I switched on Radio 6 this morning, and the track they were playing had a drum sound which caught my ear. It reminded me of a rototom - a tuned drum which was quite popular in the 80s. I had a set of three in my drum kit.
I doubt many listeners would have made that connection. I suspect many listeners would not even have particularly distinguished that drum sound. I think many people just hear songs in a much less differentiated way, unless they make a real effort. I, like most musicians, tend to hear the guitar, the drums, the bass, the keyboard and the vocals separately.
In other words, I am extracting more information from the audio than some might.
It would be tempting to imagine, therefore, that I would learn better through hearing than through other senses. But that is nonsense. Imagine trying to learn about the physical geography of a country through hearing about it without a map!
But this is exactly the argument made by people who insist they are "visual learners" d…
I hear a lot of talk about skills-based curricula in Scotland these days, with the general vibe being that skills-based curricula are a Good Thing™. I'm not entirely clear what people mean by a skills-based curriculum, because it is one of those phrases which has slipped into the common parlance of educators without any clear definition (see also "learner conversations"). Try searching on the Education Scotland website for "skill based curriculum" and you'll draw a blank. I guess it means a curriculum defined in terms of the competencies being developed by our learners: a curriculum defined in terms of the things we want our learners to be able to do, rather than what they know.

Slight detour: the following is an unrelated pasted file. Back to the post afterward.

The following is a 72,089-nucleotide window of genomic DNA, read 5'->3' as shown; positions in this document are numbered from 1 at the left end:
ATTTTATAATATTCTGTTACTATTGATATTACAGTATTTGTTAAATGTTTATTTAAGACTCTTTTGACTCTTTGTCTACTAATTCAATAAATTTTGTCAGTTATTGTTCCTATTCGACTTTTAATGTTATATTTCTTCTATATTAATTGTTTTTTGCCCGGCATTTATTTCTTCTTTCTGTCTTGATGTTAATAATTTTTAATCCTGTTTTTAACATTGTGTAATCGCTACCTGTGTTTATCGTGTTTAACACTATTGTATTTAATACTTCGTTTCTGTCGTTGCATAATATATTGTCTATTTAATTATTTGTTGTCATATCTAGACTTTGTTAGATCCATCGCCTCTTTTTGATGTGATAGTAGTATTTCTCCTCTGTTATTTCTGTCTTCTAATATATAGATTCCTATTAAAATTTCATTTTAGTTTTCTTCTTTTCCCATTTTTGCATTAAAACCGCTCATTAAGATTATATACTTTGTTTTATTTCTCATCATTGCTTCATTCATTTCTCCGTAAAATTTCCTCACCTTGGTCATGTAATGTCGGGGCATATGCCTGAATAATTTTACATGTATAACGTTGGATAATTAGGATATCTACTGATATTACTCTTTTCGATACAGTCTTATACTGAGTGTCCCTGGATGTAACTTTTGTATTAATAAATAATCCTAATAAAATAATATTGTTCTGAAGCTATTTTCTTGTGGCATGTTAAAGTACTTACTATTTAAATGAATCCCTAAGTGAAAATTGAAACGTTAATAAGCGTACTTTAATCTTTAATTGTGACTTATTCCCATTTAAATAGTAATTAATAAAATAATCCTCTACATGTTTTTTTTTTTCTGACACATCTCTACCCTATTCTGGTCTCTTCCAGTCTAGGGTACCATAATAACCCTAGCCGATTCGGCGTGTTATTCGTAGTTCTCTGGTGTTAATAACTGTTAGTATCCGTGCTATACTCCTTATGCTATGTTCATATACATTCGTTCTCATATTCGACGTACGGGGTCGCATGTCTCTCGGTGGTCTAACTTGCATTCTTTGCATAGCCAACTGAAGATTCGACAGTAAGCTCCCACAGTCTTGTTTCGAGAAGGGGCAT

I can see the appeal of this, but I am wary. Here are a couple of things which would worry me if they were true:
1. Is this curriculum seeking to develop generic, transferable skills?
If so, we really need to distinguish between actual skills which are applicable in a range of conte…
I'm reading Jordan B Peterson's "12 Rules for Life" - got to keep my finger on the pulse!
He offers an analysis of how ritual sacrifice arose in societies, which I find fascinating and utterly convincing. His contention is that it arose after our ancestors developed the capacity to think about the future, and therefore began to realise that delaying gratification could deliver longer term benefits. In other words, that sacrificing something of value in the present could lead to good things in the future. Having discovered this, it is a small step to imagine that sacrificing something of value, like a goat, might also lead to good things happening in the future.
This link between delaying gratification, personal sacrifice and ritual sacrifice had never occurred to me before. It now seems obvious. Perhaps it was already obvious to most people.
I am absolutely certain that I will never forget this. I may review it if I am presented with a different analysis which challe…